war crimes in Ukraine

The Tribunal for Putin (T4P) global initiative was set up in response to the all-out war launched by Russia against Ukraine in February 2022.

Up to three thousand Ukrainians jailed in Russia in human trafficking scam

Halya Coynash
While very many such human trafficking victims are still stuck in Russian prisons, at least have been blackmailed or simply forced into fighting against Ukraine in Donbas or in Syria

Between two and three thousand Ukrainians have ended up jailed in Russia since 2015 on drugs charges after being tricked by advertisements promising legal employment as couriers.  While very many such human trafficking victims are still stuck in Russian prisons, Vitaly Moskalenko, Ukrainian consul in Rostov-on-Don, reported back in 2017 that at least some have been pressured or simply forced to fight against Ukraine in Donbas or in Syria.  

After human rights groups first sounded the alarm back in 2016, the advertisements pasted all over major Ukrainian cities largely disappeared.  A very small number of people have also been prosecuted on human rights charges.  This, however, has not helped the majority of prisoners sentenced by Russian courts to between 6 and 19 years’ imprisonment on drug trafficking charges.  Ukraine acknowledges that the men were victims of human trafficking rackets,  but has not found a legal mechanism for obtaining their release, and Russia simply treats them as drug traffickers. . 

Human trafficking scams always target people in financial difficulty or unable to find work at home, who are, unfortunately, duped by the offers of good wages in Russia.  In this case, it is young men between 20 and 30 who find, instead of the work and wages offered,  that they are expected to deliver illegal drugs, and face threats of reprisals, including arrest on drugs charges if they refuse.  The people Moskalenko was aware of had had their passports taken away from them after they arrived in Moscow.  They were given a small amount of money and sent to other cities, purportedly to deliver their first parcel, and then seized immediately, with drugs found in the packages they were supposed to deliver.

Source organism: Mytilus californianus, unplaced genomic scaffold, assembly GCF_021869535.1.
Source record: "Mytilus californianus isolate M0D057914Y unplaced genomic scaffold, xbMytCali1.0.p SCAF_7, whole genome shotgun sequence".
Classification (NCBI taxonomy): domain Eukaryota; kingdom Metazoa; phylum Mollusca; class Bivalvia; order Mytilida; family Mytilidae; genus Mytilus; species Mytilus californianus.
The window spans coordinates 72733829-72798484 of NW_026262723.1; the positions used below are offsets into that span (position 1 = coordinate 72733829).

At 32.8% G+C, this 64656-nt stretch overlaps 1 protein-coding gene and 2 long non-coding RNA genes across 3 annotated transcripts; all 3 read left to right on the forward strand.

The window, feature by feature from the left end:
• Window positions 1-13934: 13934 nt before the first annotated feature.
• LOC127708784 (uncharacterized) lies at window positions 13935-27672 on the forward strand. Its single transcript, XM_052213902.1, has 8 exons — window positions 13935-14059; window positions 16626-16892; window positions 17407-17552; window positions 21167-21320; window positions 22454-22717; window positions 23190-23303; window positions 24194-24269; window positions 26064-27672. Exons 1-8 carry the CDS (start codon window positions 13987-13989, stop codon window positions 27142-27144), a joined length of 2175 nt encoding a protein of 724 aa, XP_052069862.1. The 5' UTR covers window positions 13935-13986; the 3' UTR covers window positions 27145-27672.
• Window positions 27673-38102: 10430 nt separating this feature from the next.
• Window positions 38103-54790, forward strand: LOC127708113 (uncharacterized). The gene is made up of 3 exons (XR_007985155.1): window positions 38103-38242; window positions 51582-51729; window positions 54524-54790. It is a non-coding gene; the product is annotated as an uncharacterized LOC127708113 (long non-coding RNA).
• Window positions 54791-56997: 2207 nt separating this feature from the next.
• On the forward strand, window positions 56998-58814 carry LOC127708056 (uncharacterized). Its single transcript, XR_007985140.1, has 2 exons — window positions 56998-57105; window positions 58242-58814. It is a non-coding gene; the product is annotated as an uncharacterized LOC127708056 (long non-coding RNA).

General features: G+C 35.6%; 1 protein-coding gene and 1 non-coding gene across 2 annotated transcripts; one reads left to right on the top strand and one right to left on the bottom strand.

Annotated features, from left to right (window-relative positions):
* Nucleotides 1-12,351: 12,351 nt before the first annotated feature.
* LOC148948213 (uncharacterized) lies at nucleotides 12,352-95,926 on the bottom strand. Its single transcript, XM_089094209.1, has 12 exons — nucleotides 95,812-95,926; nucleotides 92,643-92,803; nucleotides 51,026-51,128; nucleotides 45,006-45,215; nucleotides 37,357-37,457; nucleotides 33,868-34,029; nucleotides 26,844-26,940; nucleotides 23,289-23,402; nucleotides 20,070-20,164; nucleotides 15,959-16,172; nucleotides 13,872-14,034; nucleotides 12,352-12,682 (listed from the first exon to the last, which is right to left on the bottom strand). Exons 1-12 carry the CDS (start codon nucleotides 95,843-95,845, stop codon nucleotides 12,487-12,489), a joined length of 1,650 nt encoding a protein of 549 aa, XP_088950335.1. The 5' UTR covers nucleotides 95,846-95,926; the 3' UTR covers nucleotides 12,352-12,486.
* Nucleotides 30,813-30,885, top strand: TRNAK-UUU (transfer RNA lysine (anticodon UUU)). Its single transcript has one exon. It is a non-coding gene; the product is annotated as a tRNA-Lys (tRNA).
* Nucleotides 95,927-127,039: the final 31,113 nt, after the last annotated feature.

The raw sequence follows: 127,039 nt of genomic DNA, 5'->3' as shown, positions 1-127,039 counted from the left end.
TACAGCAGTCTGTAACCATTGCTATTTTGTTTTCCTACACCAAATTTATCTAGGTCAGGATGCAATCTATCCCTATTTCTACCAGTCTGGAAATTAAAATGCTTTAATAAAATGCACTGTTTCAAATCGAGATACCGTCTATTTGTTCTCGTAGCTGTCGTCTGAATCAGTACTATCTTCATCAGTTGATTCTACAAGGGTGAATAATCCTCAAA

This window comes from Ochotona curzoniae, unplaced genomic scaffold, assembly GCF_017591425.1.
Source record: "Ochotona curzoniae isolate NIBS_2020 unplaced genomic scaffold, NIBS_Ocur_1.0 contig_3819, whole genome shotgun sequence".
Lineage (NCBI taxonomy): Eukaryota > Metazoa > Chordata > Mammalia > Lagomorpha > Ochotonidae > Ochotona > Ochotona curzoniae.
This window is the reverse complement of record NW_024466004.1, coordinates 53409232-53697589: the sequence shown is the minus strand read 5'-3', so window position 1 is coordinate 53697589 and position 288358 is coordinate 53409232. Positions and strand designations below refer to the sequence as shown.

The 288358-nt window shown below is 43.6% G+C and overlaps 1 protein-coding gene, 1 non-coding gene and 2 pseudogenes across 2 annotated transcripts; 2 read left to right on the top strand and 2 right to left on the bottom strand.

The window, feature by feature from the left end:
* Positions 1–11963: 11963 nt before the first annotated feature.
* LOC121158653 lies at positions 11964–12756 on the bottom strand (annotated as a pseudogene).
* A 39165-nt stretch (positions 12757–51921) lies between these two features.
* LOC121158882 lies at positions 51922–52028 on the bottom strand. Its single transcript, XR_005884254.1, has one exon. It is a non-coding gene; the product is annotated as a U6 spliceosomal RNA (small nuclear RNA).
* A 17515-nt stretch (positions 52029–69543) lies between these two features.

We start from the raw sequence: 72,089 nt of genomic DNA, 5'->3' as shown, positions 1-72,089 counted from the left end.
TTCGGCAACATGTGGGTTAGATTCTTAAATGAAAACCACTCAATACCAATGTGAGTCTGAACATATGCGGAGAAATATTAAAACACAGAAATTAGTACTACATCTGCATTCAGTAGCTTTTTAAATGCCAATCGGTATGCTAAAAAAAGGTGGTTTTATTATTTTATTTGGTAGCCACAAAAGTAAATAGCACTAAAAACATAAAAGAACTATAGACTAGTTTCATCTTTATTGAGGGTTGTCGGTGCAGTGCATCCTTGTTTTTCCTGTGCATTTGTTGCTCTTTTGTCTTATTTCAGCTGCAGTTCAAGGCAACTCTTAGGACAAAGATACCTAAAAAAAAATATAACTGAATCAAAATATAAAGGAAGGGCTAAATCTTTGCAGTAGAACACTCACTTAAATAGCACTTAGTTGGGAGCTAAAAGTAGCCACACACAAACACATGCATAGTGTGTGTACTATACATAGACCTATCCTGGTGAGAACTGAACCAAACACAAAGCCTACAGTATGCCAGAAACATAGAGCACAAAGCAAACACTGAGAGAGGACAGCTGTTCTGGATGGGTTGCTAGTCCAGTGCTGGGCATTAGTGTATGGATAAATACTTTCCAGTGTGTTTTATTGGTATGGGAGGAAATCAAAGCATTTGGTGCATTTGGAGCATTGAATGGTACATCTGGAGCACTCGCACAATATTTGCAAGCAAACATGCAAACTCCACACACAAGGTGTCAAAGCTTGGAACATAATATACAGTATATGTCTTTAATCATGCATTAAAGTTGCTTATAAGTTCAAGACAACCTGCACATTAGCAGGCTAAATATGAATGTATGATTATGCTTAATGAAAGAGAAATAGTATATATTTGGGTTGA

Moskalenko was convinced that this was being done to do damage to Ukraine, to force people to work against their own country.  Maria Tomak, one of the rights activists who first alerted people to such scams, agrees that the Russian media use reports of mass arrests of Ukrainians for propaganda purposes.  The media and law enforcement bodies present this as being about Ukrainians bringing drugs to harm Russians.  Any such apparently criminal arrests also serve to obscure the picture about at least 87 Ukrainian political prisoners held in Russia and occupied Crimea.  Russia is also using such Ukrainian human trafficking victims, forced or blackmailing into going to Donbas, as pawns in its information war (“See, these are Ukrainians and this is not Russian aggression, but a Ukrainian civil war”).

Human rights groups believe that there are at least 10 people in virtually all Russian SIZO [remand prisons] or prisons.  Most are prosecuted under Article 228 of Russia’s criminal code (on illegal sale of drugs), carrying a sentence from 3 to 15 years, however some are charged under Article 210 (creating a criminal organization), with a potential 20-year sentence.

Although it is not guaranteed that all those serving such sentences are victims of human trafficking, this is almost certainly so in very many cases.  In each such case, it is vital to establish what happened, and whether the person did consciously take part in a crime or whether he did so when left essentially with no choice.

Dmytro Mazurok is one of the lawyers from the Kharkiv Human Rights Group who are offering help to people who have fallen victims of such scams.  He estimates that around 3,000 Ukrainians have fallen victim to such ruses.

Human rights groups have long demanded that all of those who were indeed victims of human trafficking scams be declared victims. This will mean that they fall under both Ukrainian and international programs of protection. Even for those who have been recognized as victims, however, it is still a major battle to get them returned to Ukraine. 


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